Master of his domaine

A Rhone Valley winemaker is rewriting the rules for our national red, writes Jeni Port.

RHONE Valley winemaker Alain Graillot is big in Crozes-Hermitage. He was once described as its ''brightest new star''. However, in person he is quiet, at times barely audible. This might be a ploy designed to make you hang on every word, which, of course, you do. And what does the gentleman with the twinkly eyes, ready smile and wild white spectacles have to say?

Well, to his Australian business partner, Rob Walters, the man is a constant source of wine knowledge and experience. ''I love talking to Alain,'' he says. ''I always learn something.''

To Australian shiraz drinkers, Graillot wants to start a discussion on style, specifically about the way we view our national red. He calls the grape, as the French do, syrah.

The discussion centres on two new shirazes called the Graillot Project from the 2010 vintage out of Heathcote. The title sounds grand and Walters says the name was his suggestion, not Graillot's.

Originally, three wines were made but one failed to make the cut and was sold. The remaining two offer an interesting juxtaposition, as if Walters and Graillot couldn't decide so put both wines out for contemplation and dissection. Maybe it was a new-world versus old-world debate; certainly, the use of obvious new oak in the second wine (called Graillot Project Syrah No.2) alludes to it. That and the fact the wine is the friendlier and cheaper of the two.

''I think Graillot No.2 is more Australian,'' Graillot says cryptically. ''It is more similar to what I have tasted in the past in Australia.''

Which makes the first wine, the flagship of the project, the more French-inspired? Possibly.

To understand what Monsieur Graillot wants from Australian soil, it's worth considering his history. He was not born with dirt between his toes and French winemaking tradition burnt into his DNA like so many Rhone Valley vignerons. He was a businessman travelling the world when in 1985 he and his wife put down roots in Crozes-Hermitage, establishing Domaine Alain Graillot.

His style appears to be less about tradition and more about practicality. He is a big supporter of the white wines of his region as well as its syrah. He often speaks of balance and doesn't seek a lot of oak personality in his wines.

Graillot prefers a ''certain amount'' of whole bunches (that is, grapes and stems). ''With stems,'' he says, ''you get longer wines.''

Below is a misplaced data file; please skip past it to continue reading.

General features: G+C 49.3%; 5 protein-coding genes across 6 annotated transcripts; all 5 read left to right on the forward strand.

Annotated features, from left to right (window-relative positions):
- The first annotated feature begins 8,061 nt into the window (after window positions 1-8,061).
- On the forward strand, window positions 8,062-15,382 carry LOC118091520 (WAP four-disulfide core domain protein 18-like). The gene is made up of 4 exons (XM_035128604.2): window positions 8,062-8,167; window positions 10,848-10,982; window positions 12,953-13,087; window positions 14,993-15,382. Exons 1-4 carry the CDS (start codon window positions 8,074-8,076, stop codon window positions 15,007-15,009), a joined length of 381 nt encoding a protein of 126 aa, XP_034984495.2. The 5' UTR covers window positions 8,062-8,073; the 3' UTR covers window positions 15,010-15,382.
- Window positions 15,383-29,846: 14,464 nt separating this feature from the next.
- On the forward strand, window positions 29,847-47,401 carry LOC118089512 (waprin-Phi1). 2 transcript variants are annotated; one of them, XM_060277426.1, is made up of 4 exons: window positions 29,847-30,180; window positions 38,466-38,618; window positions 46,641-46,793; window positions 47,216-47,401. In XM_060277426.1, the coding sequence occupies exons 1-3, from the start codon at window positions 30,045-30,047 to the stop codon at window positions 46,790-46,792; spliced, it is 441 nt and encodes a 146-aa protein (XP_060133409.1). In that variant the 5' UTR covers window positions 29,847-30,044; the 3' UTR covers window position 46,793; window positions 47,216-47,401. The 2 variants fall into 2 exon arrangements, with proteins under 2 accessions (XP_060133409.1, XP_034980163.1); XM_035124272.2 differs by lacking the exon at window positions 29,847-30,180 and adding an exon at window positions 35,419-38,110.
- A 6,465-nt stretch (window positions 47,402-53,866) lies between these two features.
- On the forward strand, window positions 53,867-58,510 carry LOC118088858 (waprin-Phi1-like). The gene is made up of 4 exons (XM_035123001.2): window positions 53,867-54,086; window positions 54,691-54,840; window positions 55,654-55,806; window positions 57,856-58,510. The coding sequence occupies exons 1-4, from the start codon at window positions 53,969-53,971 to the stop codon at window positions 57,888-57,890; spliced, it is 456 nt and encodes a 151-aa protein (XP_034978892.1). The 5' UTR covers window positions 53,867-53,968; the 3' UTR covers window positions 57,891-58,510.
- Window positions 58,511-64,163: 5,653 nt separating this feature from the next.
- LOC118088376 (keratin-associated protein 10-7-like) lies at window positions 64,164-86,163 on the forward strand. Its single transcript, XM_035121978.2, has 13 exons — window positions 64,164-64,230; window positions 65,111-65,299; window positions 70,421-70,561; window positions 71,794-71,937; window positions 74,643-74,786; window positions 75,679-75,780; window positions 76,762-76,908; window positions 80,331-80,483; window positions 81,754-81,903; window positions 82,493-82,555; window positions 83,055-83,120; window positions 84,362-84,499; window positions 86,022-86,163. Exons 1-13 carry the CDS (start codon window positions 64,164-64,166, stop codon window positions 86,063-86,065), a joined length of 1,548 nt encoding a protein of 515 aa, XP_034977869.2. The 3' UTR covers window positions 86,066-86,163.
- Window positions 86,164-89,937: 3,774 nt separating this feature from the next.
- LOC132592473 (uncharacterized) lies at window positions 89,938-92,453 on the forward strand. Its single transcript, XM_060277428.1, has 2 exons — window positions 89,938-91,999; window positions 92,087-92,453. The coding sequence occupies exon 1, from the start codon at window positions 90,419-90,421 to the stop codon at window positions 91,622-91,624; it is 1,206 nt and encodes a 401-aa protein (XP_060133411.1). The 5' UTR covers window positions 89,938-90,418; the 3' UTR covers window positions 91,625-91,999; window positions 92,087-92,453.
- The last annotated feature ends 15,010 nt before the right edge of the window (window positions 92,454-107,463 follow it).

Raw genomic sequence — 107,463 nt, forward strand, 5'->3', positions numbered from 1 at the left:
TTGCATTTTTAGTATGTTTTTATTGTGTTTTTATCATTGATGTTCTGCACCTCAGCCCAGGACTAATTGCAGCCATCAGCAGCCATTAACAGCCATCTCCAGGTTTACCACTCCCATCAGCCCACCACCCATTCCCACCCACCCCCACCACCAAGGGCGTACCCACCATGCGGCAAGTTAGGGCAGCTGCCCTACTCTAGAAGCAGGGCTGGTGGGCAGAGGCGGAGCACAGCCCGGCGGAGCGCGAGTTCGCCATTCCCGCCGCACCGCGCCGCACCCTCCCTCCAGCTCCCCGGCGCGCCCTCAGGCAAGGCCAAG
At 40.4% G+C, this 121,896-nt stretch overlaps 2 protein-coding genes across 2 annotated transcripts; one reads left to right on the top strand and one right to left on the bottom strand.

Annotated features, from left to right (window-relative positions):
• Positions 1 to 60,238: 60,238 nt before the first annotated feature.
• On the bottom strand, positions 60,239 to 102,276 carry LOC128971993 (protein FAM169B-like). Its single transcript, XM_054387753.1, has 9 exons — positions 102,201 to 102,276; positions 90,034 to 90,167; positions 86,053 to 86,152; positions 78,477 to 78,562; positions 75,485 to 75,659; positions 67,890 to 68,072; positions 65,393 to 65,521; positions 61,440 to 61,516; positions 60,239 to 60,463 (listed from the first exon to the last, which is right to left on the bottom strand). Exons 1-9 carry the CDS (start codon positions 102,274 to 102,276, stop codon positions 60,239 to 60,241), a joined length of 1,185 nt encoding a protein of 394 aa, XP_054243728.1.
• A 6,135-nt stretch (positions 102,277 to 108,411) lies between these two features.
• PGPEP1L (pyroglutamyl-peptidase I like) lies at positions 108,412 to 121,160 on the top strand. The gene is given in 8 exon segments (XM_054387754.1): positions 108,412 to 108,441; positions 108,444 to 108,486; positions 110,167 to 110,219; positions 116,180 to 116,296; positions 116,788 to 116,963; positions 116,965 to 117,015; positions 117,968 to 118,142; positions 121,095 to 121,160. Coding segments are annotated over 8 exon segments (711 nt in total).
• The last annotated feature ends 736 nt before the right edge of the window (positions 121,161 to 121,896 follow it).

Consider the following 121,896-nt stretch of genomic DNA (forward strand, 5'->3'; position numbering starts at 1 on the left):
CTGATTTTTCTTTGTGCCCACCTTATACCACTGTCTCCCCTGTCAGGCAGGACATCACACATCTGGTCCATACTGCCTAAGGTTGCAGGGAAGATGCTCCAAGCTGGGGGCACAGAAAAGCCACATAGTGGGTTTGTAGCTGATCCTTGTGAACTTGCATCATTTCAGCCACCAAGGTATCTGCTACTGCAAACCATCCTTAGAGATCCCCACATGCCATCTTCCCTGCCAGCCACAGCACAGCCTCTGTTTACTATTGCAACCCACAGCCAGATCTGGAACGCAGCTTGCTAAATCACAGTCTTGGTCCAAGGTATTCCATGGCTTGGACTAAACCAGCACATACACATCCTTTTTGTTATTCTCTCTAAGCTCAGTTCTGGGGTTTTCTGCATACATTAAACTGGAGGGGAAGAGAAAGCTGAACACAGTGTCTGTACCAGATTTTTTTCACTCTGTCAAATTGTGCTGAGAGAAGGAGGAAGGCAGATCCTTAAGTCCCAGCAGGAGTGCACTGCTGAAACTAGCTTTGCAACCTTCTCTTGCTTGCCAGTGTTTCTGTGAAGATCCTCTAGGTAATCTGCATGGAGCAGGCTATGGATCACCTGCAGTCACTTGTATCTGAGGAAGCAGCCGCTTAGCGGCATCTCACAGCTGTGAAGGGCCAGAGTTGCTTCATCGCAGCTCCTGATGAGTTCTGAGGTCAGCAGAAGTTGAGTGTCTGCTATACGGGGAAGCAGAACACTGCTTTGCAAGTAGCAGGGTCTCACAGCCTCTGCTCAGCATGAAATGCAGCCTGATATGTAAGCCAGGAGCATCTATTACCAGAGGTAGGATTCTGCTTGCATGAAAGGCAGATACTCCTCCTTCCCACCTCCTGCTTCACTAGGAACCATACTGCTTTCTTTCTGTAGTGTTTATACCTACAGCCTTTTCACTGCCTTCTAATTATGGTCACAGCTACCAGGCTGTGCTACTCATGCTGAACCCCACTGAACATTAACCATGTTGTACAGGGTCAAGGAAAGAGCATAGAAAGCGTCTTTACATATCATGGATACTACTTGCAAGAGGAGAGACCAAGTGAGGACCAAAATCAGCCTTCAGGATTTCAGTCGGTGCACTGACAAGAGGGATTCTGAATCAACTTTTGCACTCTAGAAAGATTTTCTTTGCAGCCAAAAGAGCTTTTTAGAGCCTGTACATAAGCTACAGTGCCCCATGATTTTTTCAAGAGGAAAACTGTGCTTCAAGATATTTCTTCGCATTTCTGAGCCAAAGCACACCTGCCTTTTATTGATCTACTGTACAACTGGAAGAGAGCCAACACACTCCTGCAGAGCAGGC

Presumably, he's referring to age- worthiness. He is said to assign, depending on flavour and evolution, each newly vintaged wine sitting in casks to a ''style family''. Those wines contribute to a Domaine Alain Graillot house style. This could be a key to the Graillot Project.

The other half of the project is Melbourne-based importer and wholesaler Rob Walters. He saw the possibility for a Franco-Oz alliance when he came across a three-hectare vineyard in Heathcote. ''I thought it capable of producing something distinctive and elegant,'' Walters says.

The vineyard, now 10 years old, is at Colbinabbin. It faces east (good for the morning sun and not the blazing-hot afternoon variety) and has a distinctive soil mix that includes limestone and low-pH characteristics. The vineyard's first wine trials were in 2007 and the first Graillot wines followed in 2010.

Why a Frenchman? Why not? Walters did work with Australian makers before he approached Graillot, so he did try for some local input. He was looking to bring out what he saw as the leading attribute of the vineyard, something he calls ''intense elegance''.

We have seen a great deal of intensity in Heathcote shiraz in the past: intense colour, intense depth of plummy rich flavour, intense black fruits, intense everything but not necessarily a great deal of elegance.

There are, of course, a few producers pursuing this ideal so the Graillot Project is not alone in its desire to reveal the less-masculine side to Heathcote shiraz.

''This is the style of wine I personally want to do - not too high in alcohol, with freshness and fruit,'' Graillot says of the 2010 Graillot Australia syrah ($50), which is a modest 13.5 per cent alcohol.

This is the principal wine, the one that will probably decide the success or otherwise of the project. It's from a fab year, which is a good start. The colour is a translucent red. It has earth and leather on the nose; a savoury start to the syrah is followed on the palate by a different grouping of flavours with lifted and pretty fresh herbs, musky lavender, red fruits and fine, fine tannins.

It is no coincidence the recent Melbourne Graillot launch involved a tasting of the Graillot syrahs with some fine Aussie shirazes, including the Clonakilla 2010 shiraz viognier. Moderate alcohol, fine structure, fruit building in the mouth, plush and beautifully balanced - if you are in search of a finer expression of Aussie shiraz, it is in Clonakilla.

The 2010 Graillot Project syrah No.2 ($30) is a shiraz with plenty of upfront charm, using a barrel selection that includes a lot of new oak. The colour is deeper than No.1. The scent is stewed fruits with loads of spice, with cinnamon predominant. It feels heavier in the mouth (although the alcohol is the same as the first, 13.5 per cent) and overall appears bigger, more expansive and generous, with red-blue-cherry fruits, aniseed and sweet tannins.

Did Graillot consider, maybe for a nanosecond, blending a little of No.2 with No.1? It's just a thought.

The two wines are markedly different; they're expressions of the same bit of dirt that put in the shade Graillot's argument that terroir - the very French notion of the holistic relationship between climate and soil - must rule.

Graillot Project wines are available from The Prince Wine Store and Armadale Cellars. Distributed by the Bibendum Wine Co; 8415 0070.

This article Master of his domaine was originally published in The Sydney Morning Herald.